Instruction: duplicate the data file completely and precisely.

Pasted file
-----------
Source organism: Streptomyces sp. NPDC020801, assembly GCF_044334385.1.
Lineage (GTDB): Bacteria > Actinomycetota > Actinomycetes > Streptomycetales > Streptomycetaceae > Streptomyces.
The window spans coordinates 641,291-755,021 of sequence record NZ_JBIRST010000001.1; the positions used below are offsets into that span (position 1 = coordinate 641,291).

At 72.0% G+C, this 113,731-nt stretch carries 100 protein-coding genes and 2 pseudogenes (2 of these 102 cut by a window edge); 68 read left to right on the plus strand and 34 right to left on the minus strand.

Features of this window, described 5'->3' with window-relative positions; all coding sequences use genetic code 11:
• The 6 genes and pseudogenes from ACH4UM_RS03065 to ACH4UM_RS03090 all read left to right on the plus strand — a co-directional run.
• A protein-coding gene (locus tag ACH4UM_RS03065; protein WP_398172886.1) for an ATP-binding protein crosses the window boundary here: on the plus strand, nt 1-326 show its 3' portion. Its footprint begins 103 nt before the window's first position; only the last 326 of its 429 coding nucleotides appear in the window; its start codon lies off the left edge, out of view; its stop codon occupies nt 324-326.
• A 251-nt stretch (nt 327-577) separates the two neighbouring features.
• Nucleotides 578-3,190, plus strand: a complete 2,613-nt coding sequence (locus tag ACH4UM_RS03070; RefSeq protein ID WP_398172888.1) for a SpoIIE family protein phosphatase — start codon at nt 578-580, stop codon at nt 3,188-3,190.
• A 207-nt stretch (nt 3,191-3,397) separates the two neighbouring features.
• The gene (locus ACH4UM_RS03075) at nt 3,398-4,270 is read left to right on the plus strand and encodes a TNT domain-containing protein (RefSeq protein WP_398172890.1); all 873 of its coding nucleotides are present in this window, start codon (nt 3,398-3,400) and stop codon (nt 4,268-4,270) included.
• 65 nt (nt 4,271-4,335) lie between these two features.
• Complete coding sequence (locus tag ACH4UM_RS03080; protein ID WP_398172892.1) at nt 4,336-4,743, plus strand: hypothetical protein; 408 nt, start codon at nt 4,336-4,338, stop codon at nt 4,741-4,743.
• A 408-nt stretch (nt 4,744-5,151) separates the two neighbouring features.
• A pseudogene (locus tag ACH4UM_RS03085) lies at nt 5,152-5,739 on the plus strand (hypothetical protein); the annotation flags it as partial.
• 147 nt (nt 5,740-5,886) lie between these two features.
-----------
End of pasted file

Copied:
Source organism: Streptomyces sp. NPDC020801, assembly GCF_044334385.1.
Lineage (GTDB): Bacteria > Actinomycetota > Actinomycetes > Streptomycetales > Streptomycetaceae > Streptomyces.
The window spans coordinates 641,291-755,021 of sequence record NZ_JBIRST010000001.1; the positions used below are offsets into that span (position 1 = coordinate 641,291).

At 72.0% G+C, this 113,731-nt stretch carries 100 protein-coding genes and 2 pseudogenes (2 of these 102 cut by a window edge); 68 read left to right on the plus strand and 34 right to left on the minus strand.

Features of this window, described 5'->3' with window-relative positions; all coding sequences use genetic code 11:
• The 6 genes and pseudogenes from ACH4UM_RS03065 to ACH4UM_RS03090 all read left to right on the plus strand — a co-directional run.
• A protein-coding gene (locus tag ACH4UM_RS03065; protein WP_398172886.1) for an ATP-binding protein crosses the window boundary here: on the plus strand, nt 1-326 show its 3' portion. Its footprint begins 103 nt before the window's first position; only the last 326 of its 429 coding nucleotides appear in the window; its start codon lies off the left edge, out of view; its stop codon occupies nt 324-326.
• A 251-nt stretch (nt 327-577) separates the two neighbouring features.
• Nucleotides 578-3,190, plus strand: a complete 2,613-nt coding sequence (locus tag ACH4UM_RS03070; RefSeq protein ID WP_398172888.1) for a SpoIIE family protein phosphatase — start codon at nt 578-580, stop codon at nt 3,188-3,190.
• A 207-nt stretch (nt 3,191-3,397) separates the two neighbouring features.
• The gene (locus ACH4UM_RS03075) at nt 3,398-4,270 is read left to right on the plus strand and encodes a TNT domain-containing protein (RefSeq protein WP_398172890.1); all 873 of its coding nucleotides are present in this window, start codon (nt 3,398-3,400) and stop codon (nt 4,268-4,270) included.
• 65 nt (nt 4,271-4,335) lie between these two features.
• Complete coding sequence (locus tag ACH4UM_RS03080; protein ID WP_398172892.1) at nt 4,336-4,743, plus strand: hypothetical protein; 408 nt, start codon at nt 4,336-4,338, stop codon at nt 4,741-4,743.
• A 408-nt stretch (nt 4,744-5,151) separates the two neighbouring features.
• A pseudogene (locus tag ACH4UM_RS03085) lies at nt 5,152-5,739 on the plus strand (hypothetical protein); the annotation flags it as partial.
• 147 nt (nt 5,740-5,886) lie between these two features.